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Welcome to the Show of Content Delivery Networks
Act 1 – The What and Why
By: Kristian Skoeld
Dec. 11, 2013 10:00 AM
"Step right in. You will witness a show of magic and wonders, passion and trust, speed and misunderstandings." a (slightly altered) catch phrase that keeps popping in my head when talking to companies in regards to managing Content Delivery Networks (CDN). Apart from the misconception that a CDN will solve all performance problems one of the great unknowns seems to be how to actually monitor CDNs the right way. And as we all know: you can't manage what you don't understand! So in three "Acts" I will walk you through the main purpose of CDNs, how such systems have to be monitored and what dirty unknowns the right strategy can bring to the surface.
Years ago I was a member in an Off-Theatre group in Berlin. Why that would have any relevance to the CDN topic, you may ask. Part of our maturity journey resembles what almost all companies go through when they end up paying for a CDN service. We were a passionate group, lots of talent (of course), lots of energy and had a dedicated fan group. However we had the same challenge as all off-theatre groups have: no budget, hence no real publicity from a marketing perspective. We started printing flyers and postcards to promote the show. First small numbers and then more and more putting them in pubs, restaurants, book shops, etc. While happy with the result the whole thing stole a lot of our time. So we began to delegate: friends and fans would distribute and in return get free tickets. After a while we realized that we needed to get into better locations like Hotel lobbies and other flyer stands, which however were controlled by marketing agencies.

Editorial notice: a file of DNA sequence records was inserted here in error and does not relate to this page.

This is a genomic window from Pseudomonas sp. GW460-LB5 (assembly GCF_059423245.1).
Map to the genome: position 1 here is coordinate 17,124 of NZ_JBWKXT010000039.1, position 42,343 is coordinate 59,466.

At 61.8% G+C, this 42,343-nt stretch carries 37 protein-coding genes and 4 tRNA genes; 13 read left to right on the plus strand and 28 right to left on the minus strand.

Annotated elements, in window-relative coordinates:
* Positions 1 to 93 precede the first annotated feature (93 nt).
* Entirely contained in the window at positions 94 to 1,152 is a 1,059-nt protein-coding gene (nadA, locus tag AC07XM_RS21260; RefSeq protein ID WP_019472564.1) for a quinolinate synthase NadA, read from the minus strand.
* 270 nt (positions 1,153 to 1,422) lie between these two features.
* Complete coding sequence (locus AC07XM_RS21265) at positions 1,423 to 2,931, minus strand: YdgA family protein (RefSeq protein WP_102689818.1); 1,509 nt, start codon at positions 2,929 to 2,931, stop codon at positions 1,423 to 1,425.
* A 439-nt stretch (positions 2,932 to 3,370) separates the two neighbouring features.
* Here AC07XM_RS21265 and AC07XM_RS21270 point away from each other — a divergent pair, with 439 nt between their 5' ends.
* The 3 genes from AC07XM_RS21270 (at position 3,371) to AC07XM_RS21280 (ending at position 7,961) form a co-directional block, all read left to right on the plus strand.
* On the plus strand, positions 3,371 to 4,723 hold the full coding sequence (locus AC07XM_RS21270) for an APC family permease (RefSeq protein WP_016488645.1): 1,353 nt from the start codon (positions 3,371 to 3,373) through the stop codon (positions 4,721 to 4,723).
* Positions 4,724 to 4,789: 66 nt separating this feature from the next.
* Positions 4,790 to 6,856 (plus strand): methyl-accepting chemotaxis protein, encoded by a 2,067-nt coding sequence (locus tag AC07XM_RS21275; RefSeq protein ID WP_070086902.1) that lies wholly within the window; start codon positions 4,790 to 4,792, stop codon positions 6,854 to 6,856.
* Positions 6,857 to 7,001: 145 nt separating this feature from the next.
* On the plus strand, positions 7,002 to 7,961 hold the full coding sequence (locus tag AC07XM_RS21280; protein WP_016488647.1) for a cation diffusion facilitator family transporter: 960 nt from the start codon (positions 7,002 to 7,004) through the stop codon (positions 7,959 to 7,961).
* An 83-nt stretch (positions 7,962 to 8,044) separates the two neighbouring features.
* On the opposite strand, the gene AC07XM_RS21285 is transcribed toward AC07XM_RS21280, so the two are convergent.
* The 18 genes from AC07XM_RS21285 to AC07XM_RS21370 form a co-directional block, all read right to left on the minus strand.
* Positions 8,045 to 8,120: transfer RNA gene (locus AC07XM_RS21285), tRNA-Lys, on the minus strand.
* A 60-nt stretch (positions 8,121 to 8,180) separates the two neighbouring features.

So we decided to look for one which would help us out and a whole cascade of questions had to be answered:
And these are questions which certainly should look familiar if you've ever had to deal with a CDN.
What is a CDN?
Why use a CDN?
Externalizing Load Balancing
Primary CDN use cases: load balancing and latency reduction
And of course mixes of these 2 main benefits like high traffic sites with international reach or outsourcing relatively few but large file downloads are relevant as well.
So the two main things to look for when it comes to CDN investments are:
Does the CDN help to achieve the overall goal of performance improvement for the end user by:
and by how much?
Scarily enough over the years I have realized that many companies in the end base their decision on which CDN to choose on gut feeling and guesswork. Many do run an evaluation project, however in most cases the methodology of these projects is questionable.
What to look at when choosing a CDN?
And to be able to make informed decisions and not just guessing about the current situation you need to be confident in answering the following questions. Click here to learn what questions you need to be asking - and what answers you need to be looking for regarding a CDN.
The old way of monitoring doesn't work and not having control over the situation can be disastrous!
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